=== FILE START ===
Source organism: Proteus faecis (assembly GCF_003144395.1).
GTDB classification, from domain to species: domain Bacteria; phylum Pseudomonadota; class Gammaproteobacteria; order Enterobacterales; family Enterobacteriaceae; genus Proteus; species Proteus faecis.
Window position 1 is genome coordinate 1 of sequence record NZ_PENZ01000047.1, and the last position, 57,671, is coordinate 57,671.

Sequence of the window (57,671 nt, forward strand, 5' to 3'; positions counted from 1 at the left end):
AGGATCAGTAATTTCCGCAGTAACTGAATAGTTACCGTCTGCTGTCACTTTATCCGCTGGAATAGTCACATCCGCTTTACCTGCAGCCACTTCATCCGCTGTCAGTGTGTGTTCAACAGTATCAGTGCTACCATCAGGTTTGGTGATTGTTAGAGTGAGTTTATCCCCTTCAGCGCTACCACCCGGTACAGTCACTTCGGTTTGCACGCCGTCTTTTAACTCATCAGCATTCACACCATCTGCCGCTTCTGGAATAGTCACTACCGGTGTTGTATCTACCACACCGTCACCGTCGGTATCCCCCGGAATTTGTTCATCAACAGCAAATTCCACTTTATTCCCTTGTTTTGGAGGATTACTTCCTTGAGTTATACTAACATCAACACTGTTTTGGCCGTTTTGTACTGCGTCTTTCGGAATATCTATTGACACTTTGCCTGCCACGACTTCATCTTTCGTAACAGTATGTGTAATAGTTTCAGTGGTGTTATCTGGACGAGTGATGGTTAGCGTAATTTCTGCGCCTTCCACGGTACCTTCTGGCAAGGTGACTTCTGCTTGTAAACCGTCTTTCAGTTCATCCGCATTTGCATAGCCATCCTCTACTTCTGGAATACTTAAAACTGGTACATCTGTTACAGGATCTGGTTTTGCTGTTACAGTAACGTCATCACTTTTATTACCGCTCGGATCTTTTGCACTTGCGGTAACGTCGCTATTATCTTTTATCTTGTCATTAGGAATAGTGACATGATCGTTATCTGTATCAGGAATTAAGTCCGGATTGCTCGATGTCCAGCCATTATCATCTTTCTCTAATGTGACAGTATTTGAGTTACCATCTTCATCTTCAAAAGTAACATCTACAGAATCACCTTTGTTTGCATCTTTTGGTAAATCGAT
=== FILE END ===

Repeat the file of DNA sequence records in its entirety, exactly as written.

Source organism: Proteus faecis (assembly GCF_003144395.1).
GTDB classification, from domain to species: domain Bacteria; phylum Pseudomonadota; class Gammaproteobacteria; order Enterobacterales; family Enterobacteriaceae; genus Proteus; species Proteus faecis.
Window position 1 is genome coordinate 1 of sequence record NZ_PENZ01000047.1, and the last position, 57,671, is coordinate 57,671.

Sequence of the window (57,671 nt, forward strand, 5' to 3'; positions counted from 1 at the left end):
AGGATCAGTAATTTCCGCAGTAACTGAATAGTTACCGTCTGCTGTCACTTTATCCGCTGGAATAGTCACATCCGCTTTACCTGCAGCCACTTCATCCGCTGTCAGTGTGTGTTCAACAGTATCAGTGCTACCATCAGGTTTGGTGATTGTTAGAGTGAGTTTATCCCCTTCAGCGCTACCACCCGGTACAGTCACTTCGGTTTGCACGCCGTCTTTTAACTCATCAGCATTCACACCATCTGCCGCTTCTGGAATAGTCACTACCGGTGTTGTATCTACCACACCGTCACCGTCGGTATCCCCCGGAATTTGTTCATCAACAGCAAATTCCACTTTATTCCCTTGTTTTGGAGGATTACTTCCTTGAGTTATACTAACATCAACACTGTTTTGGCCGTTTTGTACTGCGTCTTTCGGAATATCTATTGACACTTTGCCTGCCACGACTTCATCTTTCGTAACAGTATGTGTAATAGTTTCAGTGGTGTTATCTGGACGAGTGATGGTTAGCGTAATTTCTGCGCCTTCCACGGTACCTTCTGGCAAGGTGACTTCTGCTTGTAAACCGTCTTTCAGTTCATCCGCATTTGCATAGCCATCCTCTACTTCTGGAATACTTAAAACTGGTACATCTGTTACAGGATCTGGTTTTGCTGTTACAGTAACGTCATCACTTTTATTACCGCTCGGATCTTTTGCACTTGCGGTAACGTCGCTATTATCTTTTATCTTGTCATTAGGAATAGTGACATGATCGTTATCTGTATCAGGAATTAAGTCCGGATTGCTCGATGTCCAGCCATTATCATCTTTCTCTAATGTGACAGTATTTGAGTTACCATCTTCATCTTCAAAAGTAACATCTACAGAATCACCTTTGTTTGCATCTTTTGGTAAATCGAT